Bindaetteok also pairs wonderfully with mak­geolli, hence the sharp rise in establishments spe­cializing in this combination. While some bin­daetteok restaurants boast modern interiors and elegant plating, others pursue a more retro decor and nostalgic atmosphere. These days, restaurants offering special bindaetteok variations alongside a wide selection of traditional Korean alcoholic bev­erages are becoming increasingly popular.



From its humble origins as a comfort food enjoyed by refugees to the current popularity of its many variations, bindaetteok continues to hold a special place in the hearts of many Korean people. Steeped in history, this delightfully crispy dish evokes a sense of nostalgia and has earned itself a reputation as one of the nation’s most beloved foods, whether paired with alcohol or simply enjoyed as a snack between meals.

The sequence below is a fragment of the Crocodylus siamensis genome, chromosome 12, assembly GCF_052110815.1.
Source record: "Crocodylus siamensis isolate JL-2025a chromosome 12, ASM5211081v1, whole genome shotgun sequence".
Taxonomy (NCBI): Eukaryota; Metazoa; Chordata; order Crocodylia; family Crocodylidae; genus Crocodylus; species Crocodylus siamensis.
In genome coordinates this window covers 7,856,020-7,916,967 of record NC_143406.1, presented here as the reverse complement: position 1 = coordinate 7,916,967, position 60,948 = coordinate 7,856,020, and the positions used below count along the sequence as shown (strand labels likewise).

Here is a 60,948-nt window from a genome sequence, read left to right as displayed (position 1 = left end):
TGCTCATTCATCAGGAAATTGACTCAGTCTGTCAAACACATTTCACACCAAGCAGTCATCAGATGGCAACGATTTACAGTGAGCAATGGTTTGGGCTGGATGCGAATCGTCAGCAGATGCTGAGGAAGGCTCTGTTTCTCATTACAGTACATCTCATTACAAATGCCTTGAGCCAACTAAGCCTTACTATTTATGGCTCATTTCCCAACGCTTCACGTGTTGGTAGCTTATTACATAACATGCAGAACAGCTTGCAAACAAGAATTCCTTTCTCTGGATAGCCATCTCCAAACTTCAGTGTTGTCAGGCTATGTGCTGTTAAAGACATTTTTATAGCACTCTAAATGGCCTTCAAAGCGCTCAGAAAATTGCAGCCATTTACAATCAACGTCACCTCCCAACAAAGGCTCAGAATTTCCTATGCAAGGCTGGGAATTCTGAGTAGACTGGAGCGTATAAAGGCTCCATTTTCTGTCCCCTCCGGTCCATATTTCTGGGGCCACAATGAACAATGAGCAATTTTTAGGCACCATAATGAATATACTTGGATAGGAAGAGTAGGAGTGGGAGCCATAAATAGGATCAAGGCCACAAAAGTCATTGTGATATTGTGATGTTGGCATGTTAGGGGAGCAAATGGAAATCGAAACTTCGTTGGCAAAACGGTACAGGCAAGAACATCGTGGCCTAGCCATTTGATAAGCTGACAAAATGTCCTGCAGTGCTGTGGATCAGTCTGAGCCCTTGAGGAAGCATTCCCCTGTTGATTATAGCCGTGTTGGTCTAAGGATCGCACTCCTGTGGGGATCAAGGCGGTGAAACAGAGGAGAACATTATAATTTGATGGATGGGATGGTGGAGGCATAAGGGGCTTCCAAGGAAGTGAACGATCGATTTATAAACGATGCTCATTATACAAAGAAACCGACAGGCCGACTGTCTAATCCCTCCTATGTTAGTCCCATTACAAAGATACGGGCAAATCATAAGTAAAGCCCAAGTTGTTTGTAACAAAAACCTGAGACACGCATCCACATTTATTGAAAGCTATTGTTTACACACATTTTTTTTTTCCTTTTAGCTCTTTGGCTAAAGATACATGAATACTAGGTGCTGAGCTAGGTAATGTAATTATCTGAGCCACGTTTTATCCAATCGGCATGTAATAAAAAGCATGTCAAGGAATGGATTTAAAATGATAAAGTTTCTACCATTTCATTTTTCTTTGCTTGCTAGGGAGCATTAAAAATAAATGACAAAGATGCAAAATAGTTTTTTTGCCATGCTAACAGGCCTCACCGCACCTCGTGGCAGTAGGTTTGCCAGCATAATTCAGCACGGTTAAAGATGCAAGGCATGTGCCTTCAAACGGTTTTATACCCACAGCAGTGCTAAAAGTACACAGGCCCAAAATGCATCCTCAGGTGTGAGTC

Lately, bindaetteok has also begun drawing attention for its purported health benefits. It is claimed by some that mung beans, its chief ingredient, not only boast detoxifying properties but are also effective in treating a host of skin problems, as well as in improving kidney function. As a result, a variety of semi-prepared and ready-to-cook bindaetteok products are being launched by a growing number of companies. Requiring no prior thawing, these frozen products can easily be fried at home in a well-oiled pan. In addition to their affordable prices, they offer a quality that compares favorably with bindaetteok served in restaurants, a factor that has contributed to their steady rise in popularity


Hwang Hae-won Editor-in-chief, Food Service Management
Lee Min-Hee Photographer